Patrice Motsepe’s wife helps fashion meet football: Afcon 2023 ball auctioned for over R300K
FILE PICTURE: James Thompson (rower) (Photo by Lee Warren/Gallo Images)
“One of the main reasons I came back was for a world champs medal. It was the only medal I didn’t have between international level, world cups, juniors, under-23s and Olympics,” Thompson said reflecting on his season.
“It is special to get the final one but it is amazing because, as I got it, I wanted another one so that is why we are back here again.”
Two years after winning an Olympic gold medal as members of the lightweight men’s fours, Thompson and John Smith made history by claiming South Africa’s first title in the lightweight double sculls.
“It was a dream come true. It is something you hope and train for then suddenly it happens and it is the best feeling in the world,” Smith said.
“With regards to training and the season, it was probably the worst we’ve had with injuries and bad luck. So, to turn it around in six weeks shows you that anything is possible.”
While Thompson has made a habit of winning medals at major regattas, Smith was overlooked as a junior. He then made history in 2010, winning South Africa’s first ever gold medal at the World Under-23 Championships in Belarus, partnering Lawrence Brittain in the men’s pairs.
The demands of rowing — early mornings, blistered hands, absence from family engagements, little or no financial gain — often outstrip the benefits.
For Smith and Thompson, it has always been about the love of the sport and etching their names in the annals of rowing history.
Only months after making the transition from sweep-oar rowing to sculling, the duo surprised the world rowing fraternity by claiming the lightweight title in a world best time of 6:05.36.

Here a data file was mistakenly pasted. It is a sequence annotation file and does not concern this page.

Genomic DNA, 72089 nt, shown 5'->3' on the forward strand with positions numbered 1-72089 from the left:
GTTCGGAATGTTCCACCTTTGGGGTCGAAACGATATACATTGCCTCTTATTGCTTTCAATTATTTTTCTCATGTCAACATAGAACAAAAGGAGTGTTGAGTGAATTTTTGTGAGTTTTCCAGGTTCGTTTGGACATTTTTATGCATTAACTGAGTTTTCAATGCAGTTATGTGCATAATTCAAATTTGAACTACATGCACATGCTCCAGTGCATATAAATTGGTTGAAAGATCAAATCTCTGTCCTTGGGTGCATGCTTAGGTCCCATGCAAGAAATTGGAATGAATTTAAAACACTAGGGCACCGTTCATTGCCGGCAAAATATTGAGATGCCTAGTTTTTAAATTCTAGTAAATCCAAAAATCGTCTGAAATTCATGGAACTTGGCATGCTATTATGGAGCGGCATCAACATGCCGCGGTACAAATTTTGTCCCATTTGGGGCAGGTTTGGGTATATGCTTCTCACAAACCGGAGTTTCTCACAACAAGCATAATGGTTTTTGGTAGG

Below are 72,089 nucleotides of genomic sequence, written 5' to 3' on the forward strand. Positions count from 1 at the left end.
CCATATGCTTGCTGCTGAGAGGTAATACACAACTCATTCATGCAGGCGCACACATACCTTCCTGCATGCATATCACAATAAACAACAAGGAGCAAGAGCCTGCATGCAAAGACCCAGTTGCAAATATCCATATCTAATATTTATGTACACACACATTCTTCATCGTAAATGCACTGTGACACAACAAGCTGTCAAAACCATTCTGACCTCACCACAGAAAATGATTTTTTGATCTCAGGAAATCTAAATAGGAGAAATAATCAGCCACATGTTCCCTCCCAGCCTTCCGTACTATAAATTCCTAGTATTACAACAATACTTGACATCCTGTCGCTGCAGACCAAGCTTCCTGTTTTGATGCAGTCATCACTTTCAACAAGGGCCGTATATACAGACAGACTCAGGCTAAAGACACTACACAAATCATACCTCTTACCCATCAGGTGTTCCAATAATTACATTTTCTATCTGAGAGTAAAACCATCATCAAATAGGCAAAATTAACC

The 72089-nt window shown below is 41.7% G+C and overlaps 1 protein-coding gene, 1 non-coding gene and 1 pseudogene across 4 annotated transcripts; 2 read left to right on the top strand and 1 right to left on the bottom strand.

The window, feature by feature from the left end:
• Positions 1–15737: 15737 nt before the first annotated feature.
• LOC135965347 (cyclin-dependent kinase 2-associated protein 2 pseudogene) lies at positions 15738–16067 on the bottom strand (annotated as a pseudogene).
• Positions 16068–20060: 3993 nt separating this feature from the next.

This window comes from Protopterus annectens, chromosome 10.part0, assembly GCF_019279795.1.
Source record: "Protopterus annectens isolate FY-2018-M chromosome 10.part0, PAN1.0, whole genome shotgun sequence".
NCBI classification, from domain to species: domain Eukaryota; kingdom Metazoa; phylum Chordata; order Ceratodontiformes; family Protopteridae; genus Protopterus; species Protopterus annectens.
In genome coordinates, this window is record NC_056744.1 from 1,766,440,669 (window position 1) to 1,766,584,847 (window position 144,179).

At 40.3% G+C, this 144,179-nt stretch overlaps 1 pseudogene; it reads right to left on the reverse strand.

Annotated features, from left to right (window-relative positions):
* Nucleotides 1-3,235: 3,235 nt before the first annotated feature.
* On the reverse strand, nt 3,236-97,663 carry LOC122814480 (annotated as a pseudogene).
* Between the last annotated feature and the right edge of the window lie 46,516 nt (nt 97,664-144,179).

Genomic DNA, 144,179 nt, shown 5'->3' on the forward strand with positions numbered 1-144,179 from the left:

Their performance capped a superb world champs where rowing stalwart Shaun Keeling also formed a successful partnership with Vincent Breet to claim bronze in the men’s heavyweight pair.
The South African team qualified four Olympic-class boats into A-finals, while the men’s coxed pair of David Hunt and Lawrence Brittain, with Willie Morgan as coxswain, also finished in the top six of their category.
These results seemed impossible a few years ago but Thompson said a change in thinking and goal-setting, within South African rowing, had been 10 years in the making.
“The culture within Rowing SA in my first Junior World Championships in 2003 was to get top-six, that’s what okes would get high-fives for when you got home,” he said.
“That was the standard. You wanted to get your green blazer and you wanted to get a top six but the culture has slowly changed.”
Smith and Thompson agreed the belief within the South African elite rowing squad was growing thanks to their recent successes.
“In the squad there is a limit, and if you see someone get to that limit, everyone believes they can do it,” Smith said.
“You breed the belief — the whole time we tell each other, ‘you mustn’t put a cap on it, you must keep on pushing the boundaries’, because that is what it is going to take.
“With us leading from the front, everyone starts to believe, because ‘if they can do it, I can do it because I get the same training’.”
Paramount to the South African rowing team’s success is the architect and drill sergeant, coach Roger Barrow, nominated for the 2014 World Rowing Coach-of-the-Year award.
Both rowers conceded that Barrow’s uncompromising nature, and ability to produce the goods despite limited resources, made him one of the best coaches in the country.
“I do think he is the best coach in the country of any sport because of the comparison between the amount of resources he has available to him and the number of successful results he is generating from them,” Thompson said.
“A lot of the results are coming off the support team he has around him, but he created that support team.
“That is what has made him so good because he’s been able to develop that team and a lot of them are volunteers and some of them have been his assistants over the last 10 years.”
While Thompson and Smith held two of the most coveted titles in world rowing, they were back in training hoping to earn a seat for next year’s championships.
Barrow had created a culture of excellence within the squad, where past accolades counted for nothing and current form and results meant everything.
“This sports humbles you like that — as soon as you think you are winning, it puts you right back down,” Smith said.
“It is not easy but you have to persevere all the time. You can never just come back strong, it is training that makes you strong and there is no getting away from that.
“You have to put in the miles to perform.”
Access to the top content, vouchers and other member only benefits